Author Meets Critics: "A Theology of Public Life"
Author Meets Critics:
"A Theology of Public Life" by Charles Mathewes
Date: October 11, 2007
Location: Gasson 305, Boston College
Time: 4:30 PM
Erik Owens, Boston College
What has Washington to do with Jerusalem? This ground-breaking book defends and details Christian believers' engagement in contemporary pluralistic public life, not from the perspective of some neutral "public," but from the particular perspective of Christian Faith. It argues that such engagement enriches both public life and Christian citizens' faith itself. As such it offers not a "public theology," but a "theology of public life," analyzing the promise and perils of Christian public engagement, and discussing the nature of civic commitment and prophetic critique, and the relation of a loving faith to a liberal politics of justice
Charles T. Mathewes is Associate Professor of Religious Ethics and the History of Christian Thought at the University of Virginia. His research interests include Plato, Patristics (Augustine), Medievals (Anselm, Bernard, Bonaventure, and Aquinas), Protestant Reformers (Luther and Calvin), Pascal, Edwards, Schleiermacher, Barth, the Niebuhrs, and Anglican theology; Modern philosophy (Continental and Analytic); moral and political theory, moral psychology and rationality; interreligious dialogue; Trinity, Christology, the idea of "tradition," tragedy, evil, and sin. Besides A Theology of Public Life (Cambridge, 2007), he has authored several books, including Evil and the Augustinian Tradition (Cambridge, 2006). Mathewes holds a Ph.D. from the University of Chicago.
David Hollenbach, S.J. is Director of the Center for Human Rights and International Justice and holds the Human Rights and International Justice University Chair at Boston College, where he teaches theological ethics and Christian social ethics. His research interests are in the foundations of Christian social ethics, particularly in the areas of human rights, the role of the religion in social and political life, and the rights of refugees and other displaced persons. His most recent book is The Global Face of Public Faith: Politics, Human Rights, and Christian Ethics (Georgetown University Press, 2003). His edited volume Advocating Refugee Rights will be published in the near future. He has often been visiting professor at Hekima College in Nairobi, Kenya. He assisted the National Conference of Catholic Bishops in drafting their 1986 pastoral letter Economic Justice for All: Catholic Social Teaching and the U.S. Economy. In 1998 he received the John Courtney Murray Award for distinguished achievement in theology from the Catholic Theological Society of America. He holds a Ph.D. in Religious Ethics from Yale University.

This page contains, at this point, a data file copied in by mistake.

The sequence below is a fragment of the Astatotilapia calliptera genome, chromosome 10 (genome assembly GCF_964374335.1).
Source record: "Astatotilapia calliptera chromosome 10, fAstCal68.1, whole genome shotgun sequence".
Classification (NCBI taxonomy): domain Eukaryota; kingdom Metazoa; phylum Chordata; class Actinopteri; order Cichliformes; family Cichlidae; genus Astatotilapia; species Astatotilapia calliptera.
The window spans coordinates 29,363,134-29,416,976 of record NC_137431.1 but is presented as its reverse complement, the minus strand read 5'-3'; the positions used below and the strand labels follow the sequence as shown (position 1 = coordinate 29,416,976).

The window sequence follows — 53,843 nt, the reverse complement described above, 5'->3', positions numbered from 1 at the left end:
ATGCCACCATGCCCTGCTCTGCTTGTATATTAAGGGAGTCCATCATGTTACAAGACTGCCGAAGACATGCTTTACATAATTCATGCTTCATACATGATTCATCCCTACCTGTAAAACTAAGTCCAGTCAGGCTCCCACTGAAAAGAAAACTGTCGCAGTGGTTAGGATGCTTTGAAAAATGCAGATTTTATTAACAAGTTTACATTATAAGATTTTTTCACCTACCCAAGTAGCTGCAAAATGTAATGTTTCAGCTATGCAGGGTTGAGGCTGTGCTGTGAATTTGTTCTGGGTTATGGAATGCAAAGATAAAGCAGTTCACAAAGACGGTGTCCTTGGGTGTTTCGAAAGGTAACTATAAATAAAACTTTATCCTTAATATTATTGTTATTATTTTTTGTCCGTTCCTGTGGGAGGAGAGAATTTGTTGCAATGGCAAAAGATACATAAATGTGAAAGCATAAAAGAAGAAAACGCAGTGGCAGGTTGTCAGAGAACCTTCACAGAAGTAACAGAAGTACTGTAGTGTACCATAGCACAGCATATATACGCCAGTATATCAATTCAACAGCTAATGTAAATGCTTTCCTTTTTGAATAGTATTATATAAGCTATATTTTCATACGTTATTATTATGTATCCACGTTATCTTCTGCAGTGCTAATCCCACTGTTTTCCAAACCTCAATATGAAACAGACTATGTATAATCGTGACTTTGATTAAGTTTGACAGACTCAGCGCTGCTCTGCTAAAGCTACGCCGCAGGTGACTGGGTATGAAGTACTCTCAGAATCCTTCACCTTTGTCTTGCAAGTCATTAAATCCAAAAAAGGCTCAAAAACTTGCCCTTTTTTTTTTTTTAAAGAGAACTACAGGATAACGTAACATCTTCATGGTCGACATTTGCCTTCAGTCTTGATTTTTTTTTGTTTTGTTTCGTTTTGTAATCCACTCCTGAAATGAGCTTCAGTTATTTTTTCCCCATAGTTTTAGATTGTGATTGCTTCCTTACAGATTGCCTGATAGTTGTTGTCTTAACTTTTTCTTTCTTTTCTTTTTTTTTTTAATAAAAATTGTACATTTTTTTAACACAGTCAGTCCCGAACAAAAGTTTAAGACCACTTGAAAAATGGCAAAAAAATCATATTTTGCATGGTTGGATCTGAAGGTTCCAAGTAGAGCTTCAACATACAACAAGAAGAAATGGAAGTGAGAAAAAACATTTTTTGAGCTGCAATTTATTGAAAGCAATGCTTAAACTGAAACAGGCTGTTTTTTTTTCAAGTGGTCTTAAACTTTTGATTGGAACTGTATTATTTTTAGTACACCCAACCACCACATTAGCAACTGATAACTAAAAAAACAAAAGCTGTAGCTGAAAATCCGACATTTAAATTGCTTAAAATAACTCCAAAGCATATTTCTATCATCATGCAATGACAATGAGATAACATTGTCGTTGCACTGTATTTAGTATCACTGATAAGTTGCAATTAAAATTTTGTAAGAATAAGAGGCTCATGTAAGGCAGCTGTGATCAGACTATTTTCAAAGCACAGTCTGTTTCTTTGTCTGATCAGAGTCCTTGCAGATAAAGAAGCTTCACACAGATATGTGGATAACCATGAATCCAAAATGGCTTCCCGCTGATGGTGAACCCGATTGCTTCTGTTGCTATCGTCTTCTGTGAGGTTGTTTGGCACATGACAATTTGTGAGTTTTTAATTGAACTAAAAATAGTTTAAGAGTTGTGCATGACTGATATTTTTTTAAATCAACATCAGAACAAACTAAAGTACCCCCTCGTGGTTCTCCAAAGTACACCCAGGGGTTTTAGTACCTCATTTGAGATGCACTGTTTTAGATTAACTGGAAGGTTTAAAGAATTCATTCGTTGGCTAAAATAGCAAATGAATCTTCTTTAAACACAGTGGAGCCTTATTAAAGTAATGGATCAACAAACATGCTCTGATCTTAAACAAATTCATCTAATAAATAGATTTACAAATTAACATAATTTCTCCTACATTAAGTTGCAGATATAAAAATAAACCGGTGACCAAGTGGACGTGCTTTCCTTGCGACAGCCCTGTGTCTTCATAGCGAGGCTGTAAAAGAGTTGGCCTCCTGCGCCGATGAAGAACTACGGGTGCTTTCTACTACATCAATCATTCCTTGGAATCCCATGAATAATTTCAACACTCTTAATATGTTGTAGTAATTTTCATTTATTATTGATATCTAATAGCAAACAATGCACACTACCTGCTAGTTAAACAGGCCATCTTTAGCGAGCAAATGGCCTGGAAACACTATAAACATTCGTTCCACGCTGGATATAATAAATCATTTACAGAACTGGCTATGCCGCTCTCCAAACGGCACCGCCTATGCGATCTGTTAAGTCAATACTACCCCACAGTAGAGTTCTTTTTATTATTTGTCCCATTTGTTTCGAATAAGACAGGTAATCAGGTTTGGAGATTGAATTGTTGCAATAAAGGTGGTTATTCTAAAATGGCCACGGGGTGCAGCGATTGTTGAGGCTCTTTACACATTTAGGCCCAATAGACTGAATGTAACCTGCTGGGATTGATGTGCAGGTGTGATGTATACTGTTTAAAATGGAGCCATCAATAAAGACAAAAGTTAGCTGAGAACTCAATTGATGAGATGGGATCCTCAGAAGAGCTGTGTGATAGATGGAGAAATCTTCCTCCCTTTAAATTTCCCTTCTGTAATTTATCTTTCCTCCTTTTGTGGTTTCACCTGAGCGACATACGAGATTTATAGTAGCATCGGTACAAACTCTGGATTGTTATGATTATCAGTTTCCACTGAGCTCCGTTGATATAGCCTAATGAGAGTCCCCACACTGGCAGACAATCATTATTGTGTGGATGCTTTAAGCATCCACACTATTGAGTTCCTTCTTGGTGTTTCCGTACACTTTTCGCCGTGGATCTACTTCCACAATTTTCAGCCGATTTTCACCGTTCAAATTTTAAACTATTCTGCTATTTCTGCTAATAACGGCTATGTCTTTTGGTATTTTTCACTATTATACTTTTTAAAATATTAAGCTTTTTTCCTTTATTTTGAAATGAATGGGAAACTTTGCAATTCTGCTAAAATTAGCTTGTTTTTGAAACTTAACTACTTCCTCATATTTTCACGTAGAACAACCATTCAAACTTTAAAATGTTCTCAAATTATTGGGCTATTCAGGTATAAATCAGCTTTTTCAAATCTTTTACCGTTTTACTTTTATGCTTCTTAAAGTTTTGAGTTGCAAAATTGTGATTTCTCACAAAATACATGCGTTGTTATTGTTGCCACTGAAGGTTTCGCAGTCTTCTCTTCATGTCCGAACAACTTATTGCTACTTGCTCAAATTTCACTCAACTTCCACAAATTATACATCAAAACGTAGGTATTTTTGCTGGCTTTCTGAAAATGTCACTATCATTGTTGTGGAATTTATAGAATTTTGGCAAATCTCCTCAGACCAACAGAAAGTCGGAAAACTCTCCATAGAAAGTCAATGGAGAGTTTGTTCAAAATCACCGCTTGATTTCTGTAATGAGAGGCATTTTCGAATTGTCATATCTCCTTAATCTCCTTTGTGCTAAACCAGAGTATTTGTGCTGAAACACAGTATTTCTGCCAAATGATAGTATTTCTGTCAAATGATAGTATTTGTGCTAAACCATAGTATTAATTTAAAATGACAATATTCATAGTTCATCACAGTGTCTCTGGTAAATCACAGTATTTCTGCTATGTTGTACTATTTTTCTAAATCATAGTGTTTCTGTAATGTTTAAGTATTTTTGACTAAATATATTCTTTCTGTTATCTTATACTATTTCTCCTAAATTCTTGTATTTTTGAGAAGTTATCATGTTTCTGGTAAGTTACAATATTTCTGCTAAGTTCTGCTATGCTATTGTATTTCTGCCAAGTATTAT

Ronald F. Thiemann is Bussey Professor at Harvard Divinity School. He is a Faculty Associate of the Weatherhead Center for International Affairs in the Faculty of Arts and Sciences, and he is a Faculty Fellow at the John F. Kennedy School's Hauser Center for Nonprofit Organizations, where he serves on the steering committee of the center's Joint Program in Religion and Public Life. He is also a Faculty Affiliate at the Kennedy School's Harvard Center for Public Leadership. An ordained Lutheran and a specialist on the role of religion in public life, Thiemann is the author of Revelation and Theology: The Gospel as Narrated Promise (Wipf & Stock, 2005), Religion in Public Life: A Dilemma for Democracy (Georgetown, 1996), and Constructing a Public Theology: The Church in a Pluralistic Culture (Westminster John Knox, 1991). He is currently working on a book entitled Prisoners of Conscience: Public Intellectuals in a Time of Crisis. Before coming to Harvard, Thiemann taught at Haverford College. He holds a Ph.D. from Yale University.